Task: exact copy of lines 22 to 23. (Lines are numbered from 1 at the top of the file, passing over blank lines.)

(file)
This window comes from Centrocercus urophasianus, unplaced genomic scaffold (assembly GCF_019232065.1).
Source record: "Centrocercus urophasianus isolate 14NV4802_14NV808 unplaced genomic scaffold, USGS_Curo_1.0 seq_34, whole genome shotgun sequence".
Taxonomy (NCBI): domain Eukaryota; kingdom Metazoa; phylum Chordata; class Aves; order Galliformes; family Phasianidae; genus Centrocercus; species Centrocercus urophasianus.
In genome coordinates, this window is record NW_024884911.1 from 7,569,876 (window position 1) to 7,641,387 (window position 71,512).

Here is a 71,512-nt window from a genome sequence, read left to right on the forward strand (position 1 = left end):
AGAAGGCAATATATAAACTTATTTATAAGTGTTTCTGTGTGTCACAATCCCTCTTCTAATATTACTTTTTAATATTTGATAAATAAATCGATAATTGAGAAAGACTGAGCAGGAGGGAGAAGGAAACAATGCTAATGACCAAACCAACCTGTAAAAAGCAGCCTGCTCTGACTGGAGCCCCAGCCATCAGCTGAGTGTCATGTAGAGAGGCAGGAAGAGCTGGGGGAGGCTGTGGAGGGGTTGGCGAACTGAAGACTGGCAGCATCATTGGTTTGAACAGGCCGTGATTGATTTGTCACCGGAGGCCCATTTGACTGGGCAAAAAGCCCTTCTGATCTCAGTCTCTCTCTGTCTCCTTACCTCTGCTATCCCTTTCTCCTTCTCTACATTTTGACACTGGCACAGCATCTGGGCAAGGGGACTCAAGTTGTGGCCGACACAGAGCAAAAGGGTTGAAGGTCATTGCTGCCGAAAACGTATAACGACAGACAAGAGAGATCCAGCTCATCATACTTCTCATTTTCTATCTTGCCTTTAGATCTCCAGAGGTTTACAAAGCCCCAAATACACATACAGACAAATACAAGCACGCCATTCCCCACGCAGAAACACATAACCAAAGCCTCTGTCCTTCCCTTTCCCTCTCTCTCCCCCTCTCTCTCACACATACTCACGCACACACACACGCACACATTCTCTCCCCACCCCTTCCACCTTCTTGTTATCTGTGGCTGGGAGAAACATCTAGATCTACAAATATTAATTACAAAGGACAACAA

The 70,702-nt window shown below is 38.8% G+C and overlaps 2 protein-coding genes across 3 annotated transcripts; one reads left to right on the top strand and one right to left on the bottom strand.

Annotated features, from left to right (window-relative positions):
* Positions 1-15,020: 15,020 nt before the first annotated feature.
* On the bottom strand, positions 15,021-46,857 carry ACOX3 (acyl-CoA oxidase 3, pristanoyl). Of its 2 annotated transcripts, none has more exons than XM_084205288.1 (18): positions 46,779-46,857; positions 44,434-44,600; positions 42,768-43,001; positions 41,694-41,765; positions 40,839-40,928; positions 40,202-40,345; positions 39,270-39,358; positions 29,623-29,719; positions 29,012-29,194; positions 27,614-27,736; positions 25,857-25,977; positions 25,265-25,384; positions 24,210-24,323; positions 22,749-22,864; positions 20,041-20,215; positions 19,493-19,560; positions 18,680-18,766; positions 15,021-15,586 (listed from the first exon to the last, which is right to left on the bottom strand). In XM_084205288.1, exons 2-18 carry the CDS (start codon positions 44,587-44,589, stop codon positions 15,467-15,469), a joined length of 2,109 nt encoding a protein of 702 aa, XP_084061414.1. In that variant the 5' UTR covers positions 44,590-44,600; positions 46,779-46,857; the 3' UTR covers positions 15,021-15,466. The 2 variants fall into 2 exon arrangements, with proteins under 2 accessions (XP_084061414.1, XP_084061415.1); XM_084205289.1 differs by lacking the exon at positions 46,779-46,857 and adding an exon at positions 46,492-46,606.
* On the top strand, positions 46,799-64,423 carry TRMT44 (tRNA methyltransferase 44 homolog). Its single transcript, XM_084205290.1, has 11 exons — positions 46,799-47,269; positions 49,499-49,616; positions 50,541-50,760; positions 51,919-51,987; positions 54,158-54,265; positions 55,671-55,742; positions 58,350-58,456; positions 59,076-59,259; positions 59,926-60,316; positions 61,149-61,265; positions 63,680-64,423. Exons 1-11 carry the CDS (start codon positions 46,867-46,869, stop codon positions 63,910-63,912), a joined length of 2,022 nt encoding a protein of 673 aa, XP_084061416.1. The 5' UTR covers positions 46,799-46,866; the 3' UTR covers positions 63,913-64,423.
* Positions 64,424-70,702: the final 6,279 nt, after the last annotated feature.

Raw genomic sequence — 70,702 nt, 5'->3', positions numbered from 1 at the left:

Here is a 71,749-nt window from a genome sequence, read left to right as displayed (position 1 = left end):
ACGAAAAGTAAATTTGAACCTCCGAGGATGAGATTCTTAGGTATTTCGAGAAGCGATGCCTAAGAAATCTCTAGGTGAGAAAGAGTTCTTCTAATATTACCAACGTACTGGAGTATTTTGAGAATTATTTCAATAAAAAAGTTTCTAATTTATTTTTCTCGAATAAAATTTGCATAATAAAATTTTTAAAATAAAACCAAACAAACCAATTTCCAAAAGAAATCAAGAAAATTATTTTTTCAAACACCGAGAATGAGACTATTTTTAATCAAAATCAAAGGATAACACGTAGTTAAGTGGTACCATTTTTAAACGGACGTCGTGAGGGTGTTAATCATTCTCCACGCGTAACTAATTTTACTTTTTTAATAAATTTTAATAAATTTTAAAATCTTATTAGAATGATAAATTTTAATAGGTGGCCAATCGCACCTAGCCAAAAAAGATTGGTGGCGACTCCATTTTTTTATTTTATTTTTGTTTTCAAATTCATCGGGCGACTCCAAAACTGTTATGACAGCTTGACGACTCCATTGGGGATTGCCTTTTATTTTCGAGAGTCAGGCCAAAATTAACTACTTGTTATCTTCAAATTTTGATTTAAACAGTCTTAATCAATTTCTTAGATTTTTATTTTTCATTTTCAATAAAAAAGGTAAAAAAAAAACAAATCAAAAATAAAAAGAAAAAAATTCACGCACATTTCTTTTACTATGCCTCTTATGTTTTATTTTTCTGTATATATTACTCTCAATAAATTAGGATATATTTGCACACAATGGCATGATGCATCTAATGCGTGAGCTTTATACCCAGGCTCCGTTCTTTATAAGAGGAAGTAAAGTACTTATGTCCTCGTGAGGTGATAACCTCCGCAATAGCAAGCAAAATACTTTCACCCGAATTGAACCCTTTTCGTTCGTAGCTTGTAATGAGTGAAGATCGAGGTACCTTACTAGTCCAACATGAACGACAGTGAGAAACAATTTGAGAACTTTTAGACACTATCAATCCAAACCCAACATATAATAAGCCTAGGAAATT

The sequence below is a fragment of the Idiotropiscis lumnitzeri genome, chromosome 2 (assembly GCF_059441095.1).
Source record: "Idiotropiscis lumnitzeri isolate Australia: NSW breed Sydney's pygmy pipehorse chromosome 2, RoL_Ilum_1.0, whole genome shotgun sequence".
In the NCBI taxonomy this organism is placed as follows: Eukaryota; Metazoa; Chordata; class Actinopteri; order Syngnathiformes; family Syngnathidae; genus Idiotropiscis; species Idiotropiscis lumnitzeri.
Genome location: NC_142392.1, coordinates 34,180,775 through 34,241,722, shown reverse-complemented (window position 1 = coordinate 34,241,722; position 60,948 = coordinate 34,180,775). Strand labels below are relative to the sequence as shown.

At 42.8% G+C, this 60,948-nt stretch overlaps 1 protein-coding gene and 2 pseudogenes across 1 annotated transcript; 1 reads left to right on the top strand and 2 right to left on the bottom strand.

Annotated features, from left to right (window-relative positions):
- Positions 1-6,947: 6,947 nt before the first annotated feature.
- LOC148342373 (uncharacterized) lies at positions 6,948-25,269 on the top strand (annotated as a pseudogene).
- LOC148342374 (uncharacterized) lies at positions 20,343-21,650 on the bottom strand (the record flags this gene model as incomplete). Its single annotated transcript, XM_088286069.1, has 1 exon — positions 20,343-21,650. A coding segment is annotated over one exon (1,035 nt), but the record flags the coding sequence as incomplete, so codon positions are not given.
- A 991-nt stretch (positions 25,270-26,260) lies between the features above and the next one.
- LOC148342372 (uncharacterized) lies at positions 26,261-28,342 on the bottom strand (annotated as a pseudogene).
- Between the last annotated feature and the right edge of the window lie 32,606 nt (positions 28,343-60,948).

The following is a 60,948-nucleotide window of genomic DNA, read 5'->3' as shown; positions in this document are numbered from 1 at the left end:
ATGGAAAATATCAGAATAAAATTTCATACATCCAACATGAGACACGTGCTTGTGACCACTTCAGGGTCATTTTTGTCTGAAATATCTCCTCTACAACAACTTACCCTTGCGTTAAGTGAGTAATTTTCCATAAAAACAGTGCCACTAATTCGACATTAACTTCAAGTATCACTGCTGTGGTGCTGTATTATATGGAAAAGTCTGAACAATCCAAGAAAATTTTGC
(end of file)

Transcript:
- Positions 1-6,947: 6,947 nt before the first annotated feature.
- LOC148342373 (uncharacterized) lies at positions 6,948-25,269 on the top strand (annotated as a pseudogene).